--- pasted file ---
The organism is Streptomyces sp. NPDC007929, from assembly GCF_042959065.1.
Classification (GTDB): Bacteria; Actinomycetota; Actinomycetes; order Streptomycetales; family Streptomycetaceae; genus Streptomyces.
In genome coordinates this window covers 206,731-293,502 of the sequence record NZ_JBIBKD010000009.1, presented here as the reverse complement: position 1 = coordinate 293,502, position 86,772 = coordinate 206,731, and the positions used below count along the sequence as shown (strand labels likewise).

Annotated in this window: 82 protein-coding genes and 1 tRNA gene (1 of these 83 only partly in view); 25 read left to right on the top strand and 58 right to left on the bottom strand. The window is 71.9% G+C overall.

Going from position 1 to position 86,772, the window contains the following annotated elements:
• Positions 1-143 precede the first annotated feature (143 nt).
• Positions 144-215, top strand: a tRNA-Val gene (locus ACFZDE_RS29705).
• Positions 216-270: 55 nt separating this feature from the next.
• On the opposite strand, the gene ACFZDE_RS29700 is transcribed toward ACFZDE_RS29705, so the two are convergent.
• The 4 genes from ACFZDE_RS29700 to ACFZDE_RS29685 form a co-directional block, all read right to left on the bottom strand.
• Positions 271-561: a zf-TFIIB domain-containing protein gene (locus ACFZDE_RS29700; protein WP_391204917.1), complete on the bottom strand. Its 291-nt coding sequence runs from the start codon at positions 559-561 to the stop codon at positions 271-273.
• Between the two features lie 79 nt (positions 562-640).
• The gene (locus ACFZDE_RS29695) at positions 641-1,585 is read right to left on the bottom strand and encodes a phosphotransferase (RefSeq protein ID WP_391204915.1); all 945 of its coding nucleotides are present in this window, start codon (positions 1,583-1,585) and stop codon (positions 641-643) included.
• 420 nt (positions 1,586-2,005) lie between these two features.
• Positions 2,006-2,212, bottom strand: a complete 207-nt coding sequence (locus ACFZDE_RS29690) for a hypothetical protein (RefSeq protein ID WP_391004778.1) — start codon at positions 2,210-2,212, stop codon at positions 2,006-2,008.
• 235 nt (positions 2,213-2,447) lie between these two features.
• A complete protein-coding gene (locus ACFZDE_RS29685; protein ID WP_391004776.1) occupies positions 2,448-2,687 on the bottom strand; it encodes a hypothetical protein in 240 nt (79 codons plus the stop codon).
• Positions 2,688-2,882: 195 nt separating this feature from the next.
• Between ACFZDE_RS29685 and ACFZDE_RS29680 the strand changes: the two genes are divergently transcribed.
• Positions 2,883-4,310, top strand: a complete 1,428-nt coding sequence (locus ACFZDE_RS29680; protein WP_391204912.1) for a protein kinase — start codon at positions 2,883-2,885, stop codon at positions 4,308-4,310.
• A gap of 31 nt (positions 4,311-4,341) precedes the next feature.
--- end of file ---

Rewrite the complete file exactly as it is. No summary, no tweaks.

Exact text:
The organism is Streptomyces sp. NPDC007929, from assembly GCF_042959065.1.
Classification (GTDB): Bacteria; Actinomycetota; Actinomycetes; order Streptomycetales; family Streptomycetaceae; genus Streptomyces.
In genome coordinates this window covers 206,731-293,502 of the sequence record NZ_JBIBKD010000009.1, presented here as the reverse complement: position 1 = coordinate 293,502, position 86,772 = coordinate 206,731, and the positions used below count along the sequence as shown (strand labels likewise).

Annotated in this window: 82 protein-coding genes and 1 tRNA gene (1 of these 83 only partly in view); 25 read left to right on the top strand and 58 right to left on the bottom strand. The window is 71.9% G+C overall.

Going from position 1 to position 86,772, the window contains the following annotated elements:
• Positions 1-143 precede the first annotated feature (143 nt).
• Positions 144-215, top strand: a tRNA-Val gene (locus ACFZDE_RS29705).
• Positions 216-270: 55 nt separating this feature from the next.
• On the opposite strand, the gene ACFZDE_RS29700 is transcribed toward ACFZDE_RS29705, so the two are convergent.
• The 4 genes from ACFZDE_RS29700 to ACFZDE_RS29685 form a co-directional block, all read right to left on the bottom strand.
• Positions 271-561: a zf-TFIIB domain-containing protein gene (locus ACFZDE_RS29700; protein WP_391204917.1), complete on the bottom strand. Its 291-nt coding sequence runs from the start codon at positions 559-561 to the stop codon at positions 271-273.
• Between the two features lie 79 nt (positions 562-640).
• The gene (locus ACFZDE_RS29695) at positions 641-1,585 is read right to left on the bottom strand and encodes a phosphotransferase (RefSeq protein ID WP_391204915.1); all 945 of its coding nucleotides are present in this window, start codon (positions 1,583-1,585) and stop codon (positions 641-643) included.
• 420 nt (positions 1,586-2,005) lie between these two features.
• Positions 2,006-2,212, bottom strand: a complete 207-nt coding sequence (locus ACFZDE_RS29690) for a hypothetical protein (RefSeq protein ID WP_391004778.1) — start codon at positions 2,210-2,212, stop codon at positions 2,006-2,008.
• 235 nt (positions 2,213-2,447) lie between these two features.
• A complete protein-coding gene (locus ACFZDE_RS29685; protein ID WP_391004776.1) occupies positions 2,448-2,687 on the bottom strand; it encodes a hypothetical protein in 240 nt (79 codons plus the stop codon).
• Positions 2,688-2,882: 195 nt separating this feature from the next.
• Between ACFZDE_RS29685 and ACFZDE_RS29680 the strand changes: the two genes are divergently transcribed.
• Positions 2,883-4,310, top strand: a complete 1,428-nt coding sequence (locus ACFZDE_RS29680; protein WP_391204912.1) for a protein kinase — start codon at positions 2,883-2,885, stop codon at positions 4,308-4,310.
• A gap of 31 nt (positions 4,311-4,341) precedes the next feature.